MOUNDSVILLE, W.Va. — The Grave Creek Mound Archaeological Complex in Moundsville will introduce a new exhibition program featuring regional artists on Jan. 10, with the opening of an exhibit by Betsy Cox, a Glen Dale native. Cox is the owner of Echo Valley Pottery and finds inspiration for her work in her lifelong love of archaeology.
The complex will host an opening reception Saturday, Jan. 10, at 2 p.m. Later in the month, Cox will host a hands-on Pottery Day where the public is invited to try its hand at the craft. That event will be Saturday, Jan. 24, from 2 to 4 p.m. Both events are free and open to the public.
“Our new exhibit program will showcase the work of regional West Virginia artists and allow our visitors to learn more about the diversity of the local arts community,” said Jeremy Kohus, site manager for Grave Creek Mound. “Each artist will have the opportunity to display work for one month and provide an activity day when visitors can learn more about the artist’s medium.”
“My love of the earth and clay started as a child growing up in the country,” said Cox. “I was always in the mud, playing with mud and covered with mud as a child. Things have not changed much – I still do all of the above.” She said she uses clay to create pieces that are functional, decorative, sculptural and whimsical.
“My methods of firing vary depending on what I hope to achieve with each piece,” she said. “Each method marks the clay in different ways. I form these pieces on the wheel, sculpt, hand build and mold, and this is how I manipulate the mud.”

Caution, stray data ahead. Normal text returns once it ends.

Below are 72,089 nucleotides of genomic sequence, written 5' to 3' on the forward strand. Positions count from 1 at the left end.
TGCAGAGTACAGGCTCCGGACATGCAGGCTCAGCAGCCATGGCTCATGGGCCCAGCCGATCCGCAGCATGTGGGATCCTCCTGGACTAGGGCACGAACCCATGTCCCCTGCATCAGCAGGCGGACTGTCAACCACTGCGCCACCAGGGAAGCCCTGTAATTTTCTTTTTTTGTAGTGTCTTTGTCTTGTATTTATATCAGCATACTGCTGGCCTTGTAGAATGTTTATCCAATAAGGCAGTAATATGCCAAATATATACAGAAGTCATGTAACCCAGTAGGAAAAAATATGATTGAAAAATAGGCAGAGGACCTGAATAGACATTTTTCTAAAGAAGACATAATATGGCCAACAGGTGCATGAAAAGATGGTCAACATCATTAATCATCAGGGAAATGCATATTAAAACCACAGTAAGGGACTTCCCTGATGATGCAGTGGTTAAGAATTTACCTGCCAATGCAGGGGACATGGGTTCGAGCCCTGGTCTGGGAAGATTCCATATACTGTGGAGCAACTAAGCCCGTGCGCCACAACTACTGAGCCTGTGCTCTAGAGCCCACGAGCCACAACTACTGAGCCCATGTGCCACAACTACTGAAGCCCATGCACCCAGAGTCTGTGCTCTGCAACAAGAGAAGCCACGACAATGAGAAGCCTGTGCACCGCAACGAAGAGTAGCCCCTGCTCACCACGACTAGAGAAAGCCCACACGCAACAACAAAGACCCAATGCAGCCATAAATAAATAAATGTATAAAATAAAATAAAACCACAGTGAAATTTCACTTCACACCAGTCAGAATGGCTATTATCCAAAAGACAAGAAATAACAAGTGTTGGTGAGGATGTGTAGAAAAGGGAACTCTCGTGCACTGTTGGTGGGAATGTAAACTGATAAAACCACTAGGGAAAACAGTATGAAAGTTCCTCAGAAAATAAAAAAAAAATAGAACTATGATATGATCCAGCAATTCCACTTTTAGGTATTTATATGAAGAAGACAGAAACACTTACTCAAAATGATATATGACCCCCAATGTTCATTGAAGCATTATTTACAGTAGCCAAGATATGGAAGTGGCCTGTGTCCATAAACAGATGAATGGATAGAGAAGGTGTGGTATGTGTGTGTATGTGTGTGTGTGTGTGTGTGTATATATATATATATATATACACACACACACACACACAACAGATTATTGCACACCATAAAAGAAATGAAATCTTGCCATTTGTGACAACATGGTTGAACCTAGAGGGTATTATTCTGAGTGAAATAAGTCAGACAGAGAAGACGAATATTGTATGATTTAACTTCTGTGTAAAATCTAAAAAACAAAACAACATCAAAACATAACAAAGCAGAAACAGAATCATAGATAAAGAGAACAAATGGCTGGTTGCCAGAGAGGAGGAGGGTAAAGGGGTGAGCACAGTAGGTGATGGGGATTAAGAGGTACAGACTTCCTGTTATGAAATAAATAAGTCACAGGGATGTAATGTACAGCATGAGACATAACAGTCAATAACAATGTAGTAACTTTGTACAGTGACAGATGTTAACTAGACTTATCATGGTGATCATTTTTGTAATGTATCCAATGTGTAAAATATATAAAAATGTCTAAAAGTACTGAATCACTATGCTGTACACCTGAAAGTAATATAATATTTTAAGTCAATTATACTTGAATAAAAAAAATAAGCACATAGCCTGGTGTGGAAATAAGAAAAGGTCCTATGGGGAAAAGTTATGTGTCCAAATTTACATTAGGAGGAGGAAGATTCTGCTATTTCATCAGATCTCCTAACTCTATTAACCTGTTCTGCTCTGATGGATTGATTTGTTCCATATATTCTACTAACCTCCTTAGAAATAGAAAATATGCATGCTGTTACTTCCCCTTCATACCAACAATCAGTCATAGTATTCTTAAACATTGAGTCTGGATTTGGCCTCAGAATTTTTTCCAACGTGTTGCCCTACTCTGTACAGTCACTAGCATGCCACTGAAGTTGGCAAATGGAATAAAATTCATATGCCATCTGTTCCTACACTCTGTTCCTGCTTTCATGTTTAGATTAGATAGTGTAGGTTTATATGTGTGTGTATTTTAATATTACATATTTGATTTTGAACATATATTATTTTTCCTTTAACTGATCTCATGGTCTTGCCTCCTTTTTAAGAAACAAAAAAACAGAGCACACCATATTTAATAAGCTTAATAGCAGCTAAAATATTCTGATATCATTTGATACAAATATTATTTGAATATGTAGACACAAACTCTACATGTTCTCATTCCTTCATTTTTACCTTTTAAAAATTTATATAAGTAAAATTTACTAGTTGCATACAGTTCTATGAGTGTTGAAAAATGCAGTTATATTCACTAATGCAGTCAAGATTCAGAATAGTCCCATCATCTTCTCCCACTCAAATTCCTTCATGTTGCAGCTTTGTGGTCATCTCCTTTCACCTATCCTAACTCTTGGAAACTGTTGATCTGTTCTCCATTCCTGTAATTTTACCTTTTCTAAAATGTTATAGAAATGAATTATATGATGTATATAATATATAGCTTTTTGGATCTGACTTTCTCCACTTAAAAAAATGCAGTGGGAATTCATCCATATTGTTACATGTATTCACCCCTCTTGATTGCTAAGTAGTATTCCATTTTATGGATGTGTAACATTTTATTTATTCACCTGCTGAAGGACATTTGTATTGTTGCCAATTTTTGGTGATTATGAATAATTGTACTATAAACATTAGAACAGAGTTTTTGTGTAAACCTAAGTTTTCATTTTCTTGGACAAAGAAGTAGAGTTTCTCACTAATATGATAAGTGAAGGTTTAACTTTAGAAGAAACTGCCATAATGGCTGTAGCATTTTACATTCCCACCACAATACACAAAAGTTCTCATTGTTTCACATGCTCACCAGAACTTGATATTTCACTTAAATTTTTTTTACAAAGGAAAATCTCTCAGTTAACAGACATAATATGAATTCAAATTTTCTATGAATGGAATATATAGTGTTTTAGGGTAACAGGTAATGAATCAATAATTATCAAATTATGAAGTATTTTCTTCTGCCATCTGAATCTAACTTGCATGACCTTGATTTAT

Cox’s work is featured at Tamarack: The Best of West Virginia, Artworks Around Town and in galleries and shops in the Pittsburgh, Pa., area. She is a member of Artworks, West Virginia Craftsman’s Guild, NCEACA and the American Ceramic Society. She is a charter member of the American Potters Council.
Kohus said that the featured local artist exhibits will change monthly and invites artists in the Northern Panhandle and Mountaineer regions of West Virginia to contact him for more information about participating. He can be reached at Grave Creek Mound at 304-843-4128 or Jeremy.A.Kohus@wv.gov.
Operated by the West Virginia Division of Culture and History, Grave Creek Mound Archaeological Complex features the largest conical burial mound in the New World and ranks as one of the largest earthen mortuary mounds anywhere in the world. The Delf Norona Museum, located at 801 Jefferson Avenue, is open from 9 a.m. to 5 p.m. Tuesday through Saturday. It is closed Sunday and Monday.
The West Virginia Division of Culture and History is an agency within the West Virginia Department of Education and the Arts with Kay Goodwin, Cabinet Secretary. The division, led by Commissioner Randall Reid-Smith, brings together the past, present and future through programs and services focusing on archives and history, arts, historic preservation and museums. For more information about the division’s programs, events and sites, visit www.wvculture.org. The Division is an Equal Opportunity/Affirmative Action Employer.
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